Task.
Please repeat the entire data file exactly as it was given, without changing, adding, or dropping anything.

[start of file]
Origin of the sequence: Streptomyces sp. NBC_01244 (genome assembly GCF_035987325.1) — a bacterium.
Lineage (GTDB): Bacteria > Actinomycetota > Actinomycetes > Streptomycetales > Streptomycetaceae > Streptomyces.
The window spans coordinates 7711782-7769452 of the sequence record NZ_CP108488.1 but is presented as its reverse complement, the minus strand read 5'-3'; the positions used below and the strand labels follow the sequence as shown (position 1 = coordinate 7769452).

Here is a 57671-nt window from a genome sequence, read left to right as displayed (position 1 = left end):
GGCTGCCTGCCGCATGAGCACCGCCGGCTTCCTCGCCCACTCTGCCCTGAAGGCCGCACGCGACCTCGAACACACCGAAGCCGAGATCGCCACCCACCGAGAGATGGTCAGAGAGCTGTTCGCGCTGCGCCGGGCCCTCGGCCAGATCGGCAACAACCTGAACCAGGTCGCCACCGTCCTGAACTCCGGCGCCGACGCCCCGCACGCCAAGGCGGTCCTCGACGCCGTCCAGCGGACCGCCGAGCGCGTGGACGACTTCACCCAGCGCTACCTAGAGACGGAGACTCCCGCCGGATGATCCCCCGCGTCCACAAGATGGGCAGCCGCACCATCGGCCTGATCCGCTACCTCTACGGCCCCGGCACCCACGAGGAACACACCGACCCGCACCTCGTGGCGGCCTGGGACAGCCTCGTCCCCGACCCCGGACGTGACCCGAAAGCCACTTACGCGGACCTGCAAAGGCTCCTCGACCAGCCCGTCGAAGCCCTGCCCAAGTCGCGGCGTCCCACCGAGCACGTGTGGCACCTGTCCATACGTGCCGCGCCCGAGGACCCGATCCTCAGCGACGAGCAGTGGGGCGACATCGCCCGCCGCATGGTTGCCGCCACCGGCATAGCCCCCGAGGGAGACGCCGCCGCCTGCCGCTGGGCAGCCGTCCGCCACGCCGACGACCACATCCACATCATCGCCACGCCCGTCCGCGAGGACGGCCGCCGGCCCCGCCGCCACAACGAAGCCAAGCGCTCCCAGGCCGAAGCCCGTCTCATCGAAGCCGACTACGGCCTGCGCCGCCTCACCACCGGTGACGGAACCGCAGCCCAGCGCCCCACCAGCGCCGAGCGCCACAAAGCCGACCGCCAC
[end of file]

Origin of the sequence: Streptomyces sp. NBC_01244 (genome assembly GCF_035987325.1) — a bacterium.
Lineage (GTDB): Bacteria > Actinomycetota > Actinomycetes > Streptomycetales > Streptomycetaceae > Streptomyces.
The window spans coordinates 7711782-7769452 of the sequence record NZ_CP108488.1 but is presented as its reverse complement, the minus strand read 5'-3'; the positions used below and the strand labels follow the sequence as shown (position 1 = coordinate 7769452).

Here is a 57671-nt window from a genome sequence, read left to right as displayed (position 1 = left end):
GGCTGCCTGCCGCATGAGCACCGCCGGCTTCCTCGCCCACTCTGCCCTGAAGGCCGCACGCGACCTCGAACACACCGAAGCCGAGATCGCCACCCACCGAGAGATGGTCAGAGAGCTGTTCGCGCTGCGCCGGGCCCTCGGCCAGATCGGCAACAACCTGAACCAGGTCGCCACCGTCCTGAACTCCGGCGCCGACGCCCCGCACGCCAAGGCGGTCCTCGACGCCGTCCAGCGGACCGCCGAGCGCGTGGACGACTTCACCCAGCGCTACCTAGAGACGGAGACTCCCGCCGGATGATCCCCCGCGTCCACAAGATGGGCAGCCGCACCATCGGCCTGATCCGCTACCTCTACGGCCCCGGCACCCACGAGGAACACACCGACCCGCACCTCGTGGCGGCCTGGGACAGCCTCGTCCCCGACCCCGGACGTGACCCGAAAGCCACTTACGCGGACCTGCAAAGGCTCCTCGACCAGCCCGTCGAAGCCCTGCCCAAGTCGCGGCGTCCCACCGAGCACGTGTGGCACCTGTCCATACGTGCCGCGCCCGAGGACCCGATCCTCAGCGACGAGCAGTGGGGCGACATCGCCCGCCGCATGGTTGCCGCCACCGGCATAGCCCCCGAGGGAGACGCCGCCGCCTGCCGCTGGGCAGCCGTCCGCCACGCCGACGACCACATCCACATCATCGCCACGCCCGTCCGCGAGGACGGCCGCCGGCCCCGCCGCCACAACGAAGCCAAGCGCTCCCAGGCCGAAGCCCGTCTCATCGAAGCCGACTACGGCCTGCGCCGCCTCACCACCGGTGACGGAACCGCAGCCCAGCGCCCCACCAGCGCCGAGCGCCACAAAGCCGACCGCCAC